I hope you had the opportunity to hear the recent Southern Remedy Radio program on oriental medicine with Jerusha Stephens. If not, take a listen at mpbonline.org. Ms. Stephens, a graduate of Mississippi State University, completed 4 years of post-graduate training in oriental medicine, leading to her licensure by the Mississippi Board of Medical Licensure as an acupuncturist. Although her training in oriental medicine involves other treatment modalities, including herbal medicine, her focus is on acupuncture. There are six or so other licensed acupuncturists in the state.
You may have read reports of the increasing death rate from use of prescription narcotics. Physicians have been encouraged to limit the use of narcotics, like oxycodone, in patients with chronic non-cancer pain because of this problem. In that regard, new rules and regulations have been established to make it more difficult for physicians and patients to obtain these medicines. Therefore, many physicians who care for patients with chronic pain are looking for alternative therapies and since we now have a way to ensure that acupuncturists are appropriately trained and licensed, acupuncture is one of those.
What is acupuncture? Acupuncture is a procedure where very fine needles are placed into the skin in areas determined over hundreds of years to be associated with pain in various parts of the body. Individuals usually receive 3-5 treatments spaced a week or so apart to determine if acupuncture is beneficial. If it is, it can be continued over time. If not, it should be stopped. In Mississippi, acupuncturists must receive a referral from a physician for the procedure. This regulation has been put in place to make sure serious underlying illnesses are not missed by treating the pain when there is a underlying medical problem causing it.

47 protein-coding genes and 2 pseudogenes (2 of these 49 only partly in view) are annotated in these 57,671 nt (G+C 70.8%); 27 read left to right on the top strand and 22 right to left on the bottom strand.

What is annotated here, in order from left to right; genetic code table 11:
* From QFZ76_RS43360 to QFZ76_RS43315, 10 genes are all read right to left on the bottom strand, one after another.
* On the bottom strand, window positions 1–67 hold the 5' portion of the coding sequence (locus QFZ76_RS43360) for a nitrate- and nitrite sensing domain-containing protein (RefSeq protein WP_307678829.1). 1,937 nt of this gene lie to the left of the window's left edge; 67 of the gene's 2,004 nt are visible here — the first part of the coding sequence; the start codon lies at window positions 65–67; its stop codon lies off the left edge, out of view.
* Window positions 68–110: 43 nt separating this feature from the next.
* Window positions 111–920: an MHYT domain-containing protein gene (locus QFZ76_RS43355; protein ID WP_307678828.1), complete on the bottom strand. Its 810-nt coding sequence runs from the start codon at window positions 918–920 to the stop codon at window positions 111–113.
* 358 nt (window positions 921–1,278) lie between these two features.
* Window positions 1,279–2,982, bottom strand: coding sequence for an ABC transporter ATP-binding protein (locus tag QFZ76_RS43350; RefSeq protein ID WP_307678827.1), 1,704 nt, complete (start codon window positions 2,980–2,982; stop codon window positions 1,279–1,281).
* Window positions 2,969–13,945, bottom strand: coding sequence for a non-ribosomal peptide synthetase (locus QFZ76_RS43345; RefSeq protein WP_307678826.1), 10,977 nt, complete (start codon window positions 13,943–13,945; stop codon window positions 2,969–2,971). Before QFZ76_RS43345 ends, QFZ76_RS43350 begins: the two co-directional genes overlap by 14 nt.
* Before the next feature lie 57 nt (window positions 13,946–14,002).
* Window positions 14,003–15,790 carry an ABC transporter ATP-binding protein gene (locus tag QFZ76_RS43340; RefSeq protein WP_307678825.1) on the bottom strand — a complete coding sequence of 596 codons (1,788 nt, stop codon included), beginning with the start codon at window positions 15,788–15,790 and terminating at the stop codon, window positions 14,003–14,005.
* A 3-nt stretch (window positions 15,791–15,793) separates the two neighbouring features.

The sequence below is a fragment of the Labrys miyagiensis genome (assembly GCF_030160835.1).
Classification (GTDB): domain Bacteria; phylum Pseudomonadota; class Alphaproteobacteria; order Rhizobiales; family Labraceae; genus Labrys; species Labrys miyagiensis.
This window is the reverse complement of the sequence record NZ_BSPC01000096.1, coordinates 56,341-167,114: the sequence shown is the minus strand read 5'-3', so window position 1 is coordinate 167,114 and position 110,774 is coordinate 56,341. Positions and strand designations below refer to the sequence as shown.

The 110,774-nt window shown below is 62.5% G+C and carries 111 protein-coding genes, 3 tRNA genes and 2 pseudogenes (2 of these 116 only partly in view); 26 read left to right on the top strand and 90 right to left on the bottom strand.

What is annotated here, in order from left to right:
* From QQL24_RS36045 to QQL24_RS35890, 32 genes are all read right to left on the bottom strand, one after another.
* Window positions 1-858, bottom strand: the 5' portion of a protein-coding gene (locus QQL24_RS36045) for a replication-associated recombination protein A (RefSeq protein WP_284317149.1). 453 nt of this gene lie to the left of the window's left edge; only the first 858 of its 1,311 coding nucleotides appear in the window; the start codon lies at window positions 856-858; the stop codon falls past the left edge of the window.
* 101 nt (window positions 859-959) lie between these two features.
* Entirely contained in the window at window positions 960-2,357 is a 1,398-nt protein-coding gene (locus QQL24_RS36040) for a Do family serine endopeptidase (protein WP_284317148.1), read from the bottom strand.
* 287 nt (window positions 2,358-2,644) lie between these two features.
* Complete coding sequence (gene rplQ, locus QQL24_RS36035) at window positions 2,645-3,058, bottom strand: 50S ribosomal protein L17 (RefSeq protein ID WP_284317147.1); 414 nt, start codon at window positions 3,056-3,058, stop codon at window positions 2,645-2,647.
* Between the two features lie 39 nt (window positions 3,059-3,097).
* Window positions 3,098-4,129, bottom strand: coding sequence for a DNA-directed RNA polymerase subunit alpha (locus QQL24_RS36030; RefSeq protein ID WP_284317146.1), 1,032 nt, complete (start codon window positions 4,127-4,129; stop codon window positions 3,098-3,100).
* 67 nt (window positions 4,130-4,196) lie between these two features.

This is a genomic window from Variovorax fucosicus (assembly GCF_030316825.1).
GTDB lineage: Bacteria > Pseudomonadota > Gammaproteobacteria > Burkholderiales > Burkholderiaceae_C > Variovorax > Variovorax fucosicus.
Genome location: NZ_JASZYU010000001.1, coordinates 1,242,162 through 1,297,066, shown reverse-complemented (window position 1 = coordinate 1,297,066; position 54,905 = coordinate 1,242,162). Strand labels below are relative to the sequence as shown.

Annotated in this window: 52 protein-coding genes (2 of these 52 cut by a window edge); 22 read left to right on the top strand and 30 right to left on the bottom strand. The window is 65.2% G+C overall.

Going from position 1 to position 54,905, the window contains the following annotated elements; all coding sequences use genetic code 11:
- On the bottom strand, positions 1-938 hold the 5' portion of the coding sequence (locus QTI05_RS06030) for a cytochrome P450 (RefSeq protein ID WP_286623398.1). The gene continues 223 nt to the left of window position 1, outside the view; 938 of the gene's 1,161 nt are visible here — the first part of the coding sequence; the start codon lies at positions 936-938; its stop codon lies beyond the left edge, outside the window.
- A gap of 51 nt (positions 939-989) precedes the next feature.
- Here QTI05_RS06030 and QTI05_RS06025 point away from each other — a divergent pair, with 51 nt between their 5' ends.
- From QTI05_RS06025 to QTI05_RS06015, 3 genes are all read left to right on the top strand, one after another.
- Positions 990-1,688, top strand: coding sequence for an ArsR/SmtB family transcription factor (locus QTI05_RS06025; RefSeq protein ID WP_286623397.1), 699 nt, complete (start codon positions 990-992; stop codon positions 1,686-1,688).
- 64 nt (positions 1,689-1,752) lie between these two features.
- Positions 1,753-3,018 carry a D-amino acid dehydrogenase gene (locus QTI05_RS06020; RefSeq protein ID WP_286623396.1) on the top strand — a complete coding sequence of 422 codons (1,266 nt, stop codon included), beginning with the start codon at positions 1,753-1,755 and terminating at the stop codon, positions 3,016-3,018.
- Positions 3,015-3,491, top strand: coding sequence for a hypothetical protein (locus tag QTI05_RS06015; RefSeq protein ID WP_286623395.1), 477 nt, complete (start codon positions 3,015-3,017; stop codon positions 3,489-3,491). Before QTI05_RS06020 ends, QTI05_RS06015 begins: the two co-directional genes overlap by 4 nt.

Conditions for which acupuncture have shown possible benefit include chronic pain, post-operative nausea and vomiting, chemotherapy induced nausea, acute pain, including dental pain, headache, high blood pressure, chronic obstructive pulmonary disease and hay fever. Properly performed, the procedure is safe, but there have been difficulties in proving its effectiveness in the same way that effectiveness is proven with medications. For the most part, small studies have demonstrated that acupuncture is effective to some degree in low back pain, knee arthritis, migraine headaches, and some types of pain, but that the treatment is no more effective when traditional points are used than points chosen at random. The mechanism by which acupuncture works has been proposed to be the release of brain endorphins, narcotic-like analgesics the body normally produces when pain is present.
Most insurance plans do not pay for this therapy. Therefore, my suggestions to patients have been, if chronic pain is the problem and daily use of non-steroidal anti-inflammatory agents like Naprosyn are not effective, a trial of acupuncture may be a good idea, if cost allows. I have several patients who have had excellent responses to acupuncture performed by licensed professionals like Dr. Stephens and because of the new limitations on narcotics prescriptions, I am offering this option to patients who request it.